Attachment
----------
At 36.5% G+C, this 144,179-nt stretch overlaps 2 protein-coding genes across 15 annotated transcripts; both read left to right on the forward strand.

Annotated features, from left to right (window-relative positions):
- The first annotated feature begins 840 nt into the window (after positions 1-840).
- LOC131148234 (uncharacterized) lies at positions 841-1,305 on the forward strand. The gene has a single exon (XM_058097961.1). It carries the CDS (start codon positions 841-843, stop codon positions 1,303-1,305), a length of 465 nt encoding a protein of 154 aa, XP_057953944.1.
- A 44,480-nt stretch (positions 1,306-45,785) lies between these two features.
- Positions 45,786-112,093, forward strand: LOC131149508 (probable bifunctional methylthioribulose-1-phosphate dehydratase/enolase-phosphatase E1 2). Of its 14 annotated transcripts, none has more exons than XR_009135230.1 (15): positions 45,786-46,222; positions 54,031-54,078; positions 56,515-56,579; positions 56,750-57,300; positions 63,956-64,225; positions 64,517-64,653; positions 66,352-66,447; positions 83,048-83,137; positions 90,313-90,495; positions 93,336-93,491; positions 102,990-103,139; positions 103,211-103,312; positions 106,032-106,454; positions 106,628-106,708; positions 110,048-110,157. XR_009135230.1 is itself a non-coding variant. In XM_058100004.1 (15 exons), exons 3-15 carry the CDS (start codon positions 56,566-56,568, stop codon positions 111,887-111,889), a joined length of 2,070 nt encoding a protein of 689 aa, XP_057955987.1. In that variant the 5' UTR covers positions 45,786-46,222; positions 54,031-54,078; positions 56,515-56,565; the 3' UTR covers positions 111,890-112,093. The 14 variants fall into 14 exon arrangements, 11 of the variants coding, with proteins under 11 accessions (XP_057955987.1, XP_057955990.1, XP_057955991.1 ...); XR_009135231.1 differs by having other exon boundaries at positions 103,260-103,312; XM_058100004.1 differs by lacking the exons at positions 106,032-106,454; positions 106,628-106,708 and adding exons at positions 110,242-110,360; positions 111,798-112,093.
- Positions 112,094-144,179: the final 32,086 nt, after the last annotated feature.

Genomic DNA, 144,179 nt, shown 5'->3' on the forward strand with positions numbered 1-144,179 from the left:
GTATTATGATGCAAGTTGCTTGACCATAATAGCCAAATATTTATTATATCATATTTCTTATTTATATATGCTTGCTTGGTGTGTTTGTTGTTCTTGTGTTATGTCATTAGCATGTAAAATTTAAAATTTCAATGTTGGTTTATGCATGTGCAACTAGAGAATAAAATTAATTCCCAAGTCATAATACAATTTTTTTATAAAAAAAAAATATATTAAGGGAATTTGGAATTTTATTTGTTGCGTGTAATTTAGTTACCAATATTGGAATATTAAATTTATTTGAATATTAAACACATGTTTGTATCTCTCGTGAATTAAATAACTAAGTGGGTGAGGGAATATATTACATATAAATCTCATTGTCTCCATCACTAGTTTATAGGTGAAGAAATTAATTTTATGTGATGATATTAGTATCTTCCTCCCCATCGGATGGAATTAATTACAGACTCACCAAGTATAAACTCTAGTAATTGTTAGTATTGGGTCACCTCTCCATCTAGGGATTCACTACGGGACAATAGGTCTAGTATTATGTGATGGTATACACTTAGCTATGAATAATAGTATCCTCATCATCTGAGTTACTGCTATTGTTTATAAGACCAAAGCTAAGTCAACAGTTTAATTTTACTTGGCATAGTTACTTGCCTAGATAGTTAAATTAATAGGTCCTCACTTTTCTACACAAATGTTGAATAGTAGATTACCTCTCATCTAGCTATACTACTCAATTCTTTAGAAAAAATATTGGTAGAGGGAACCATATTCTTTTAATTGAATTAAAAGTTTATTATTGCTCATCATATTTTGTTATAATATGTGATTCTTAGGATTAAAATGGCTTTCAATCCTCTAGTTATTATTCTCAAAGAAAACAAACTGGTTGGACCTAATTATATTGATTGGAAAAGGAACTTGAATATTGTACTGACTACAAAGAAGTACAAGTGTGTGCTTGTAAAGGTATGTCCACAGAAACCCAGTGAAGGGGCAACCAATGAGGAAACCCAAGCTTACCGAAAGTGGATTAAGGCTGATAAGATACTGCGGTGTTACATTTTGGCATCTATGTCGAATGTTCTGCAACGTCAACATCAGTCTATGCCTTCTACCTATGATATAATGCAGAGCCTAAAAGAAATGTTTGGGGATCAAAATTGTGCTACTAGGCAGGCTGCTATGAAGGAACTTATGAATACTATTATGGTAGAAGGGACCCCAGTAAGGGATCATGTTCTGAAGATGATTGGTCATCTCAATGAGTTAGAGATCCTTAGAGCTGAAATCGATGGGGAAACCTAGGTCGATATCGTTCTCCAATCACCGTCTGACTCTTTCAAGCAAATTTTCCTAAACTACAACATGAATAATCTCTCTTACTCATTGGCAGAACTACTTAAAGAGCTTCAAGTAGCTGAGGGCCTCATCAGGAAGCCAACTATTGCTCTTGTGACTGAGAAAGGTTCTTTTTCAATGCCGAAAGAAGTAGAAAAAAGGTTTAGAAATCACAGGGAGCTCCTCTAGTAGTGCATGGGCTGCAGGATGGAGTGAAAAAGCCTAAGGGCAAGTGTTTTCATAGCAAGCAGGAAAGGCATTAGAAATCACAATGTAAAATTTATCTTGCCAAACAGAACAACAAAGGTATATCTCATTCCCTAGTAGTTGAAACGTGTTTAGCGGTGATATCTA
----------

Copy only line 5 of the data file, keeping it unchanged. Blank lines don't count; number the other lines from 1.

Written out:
- A 44,480-nt stretch (positions 1,306-45,785) lies between these two features.